Retro Friday: the Electric Vehicle Company, Maxwell, and Chrysler

In 1896, Henry G. Morris and Pedro G. Salom, makers of the Electrobat taxi cab, formed the Electric Carriage & Wagon Company. Nobody knew that gasoline was the future of the car then: the very first cars, made in the 18th century, had been steamers. Karl Benz made several copies of a single gasoline-burning car in 1885, but then Thomas Edison had opened the world’s first generating station for commercial and residential buyers even earlier—and electricity seemed like it might be the fuel of the future.

1908 Columbia Electric car

Morris and Salom’s company was, like Riker Electric Motor, quickly snapped up by Isaac Rice, founder of Electric Boat. He put them together into the Electric Vehicle Company. Meanwhile, Pope Manufacturing had spun off its electric cars as the Columbia Electric—and Columbia acquired the Electric Vehicle Company from Rice. Mergers and acquisitions were faster than the actual cars.

In 1900, Columbia launched its first gasoline car, which moved the engine to the front and replaced the tiller with a left-hand-mount steering wheel. To anchor this moment in time, Ransom Olds created the world’s first mass-produced car in the next year; it was the world’s best seller from 1901 to 1904.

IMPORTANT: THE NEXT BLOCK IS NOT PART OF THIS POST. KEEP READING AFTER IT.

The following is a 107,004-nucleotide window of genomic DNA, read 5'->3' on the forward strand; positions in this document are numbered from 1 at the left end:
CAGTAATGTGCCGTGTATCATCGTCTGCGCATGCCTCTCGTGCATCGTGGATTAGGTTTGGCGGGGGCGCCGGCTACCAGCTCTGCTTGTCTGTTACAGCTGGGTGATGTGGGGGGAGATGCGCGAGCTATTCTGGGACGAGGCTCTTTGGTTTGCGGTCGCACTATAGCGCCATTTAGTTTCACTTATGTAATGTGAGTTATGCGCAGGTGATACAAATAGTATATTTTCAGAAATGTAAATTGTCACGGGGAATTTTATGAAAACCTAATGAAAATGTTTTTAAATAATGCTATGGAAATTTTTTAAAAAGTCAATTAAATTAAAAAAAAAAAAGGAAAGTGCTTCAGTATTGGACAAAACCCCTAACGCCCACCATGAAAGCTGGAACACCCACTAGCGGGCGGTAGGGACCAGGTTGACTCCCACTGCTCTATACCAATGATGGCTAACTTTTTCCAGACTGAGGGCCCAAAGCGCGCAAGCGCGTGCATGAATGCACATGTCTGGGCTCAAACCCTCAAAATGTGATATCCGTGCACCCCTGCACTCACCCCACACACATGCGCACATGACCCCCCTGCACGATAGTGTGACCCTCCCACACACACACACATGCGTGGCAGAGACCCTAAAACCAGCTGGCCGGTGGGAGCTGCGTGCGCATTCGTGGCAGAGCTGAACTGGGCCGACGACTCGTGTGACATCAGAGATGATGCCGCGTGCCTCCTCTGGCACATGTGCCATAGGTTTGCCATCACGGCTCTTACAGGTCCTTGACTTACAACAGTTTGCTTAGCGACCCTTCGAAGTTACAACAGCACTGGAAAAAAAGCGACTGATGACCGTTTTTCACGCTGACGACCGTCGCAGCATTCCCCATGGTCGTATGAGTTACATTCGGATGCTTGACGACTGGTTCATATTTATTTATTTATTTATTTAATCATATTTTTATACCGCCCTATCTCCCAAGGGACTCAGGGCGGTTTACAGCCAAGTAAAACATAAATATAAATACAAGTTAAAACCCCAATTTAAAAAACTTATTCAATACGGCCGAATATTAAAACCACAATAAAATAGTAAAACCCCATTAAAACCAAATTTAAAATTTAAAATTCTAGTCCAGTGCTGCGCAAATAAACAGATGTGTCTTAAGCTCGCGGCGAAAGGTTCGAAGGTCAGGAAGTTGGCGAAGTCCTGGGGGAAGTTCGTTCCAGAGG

In 1907, Columbia started making a series hybrid car, which had a gasoline generator powering an electric motor. Two different American companies had produced hybrid-electric cars back in 1898, so this was not a revolutionary idea.

1908 Columbia Electric car

In the teens, Briscoe, founder of Maxwell Motors, bought up the Columbia and Electric Vehicle Company along with several other automakers. Extending Maxwell so far brought the company into  bankruptcy—one it would never have risked had it stuck to its own cars. That started a boom and bust cycle, as Walter Flanders (of EMF) bought Maxwell and took it over, overseeing several quite successful years. In the next crisis, Walter Chrysler came to the rescue, and in 1925, Chrysler Corporation bought Maxwell Motors—and that is the Mopar connection to the old Electrobat and Columbia Electric cars like the ones pictured here. To see the full brochure, with more photos of the cars and the original text, drop by Motales.

Peugeot’s first car, a steam tricycle, was made in 1886, followed in 1890 by an internal-combustion model.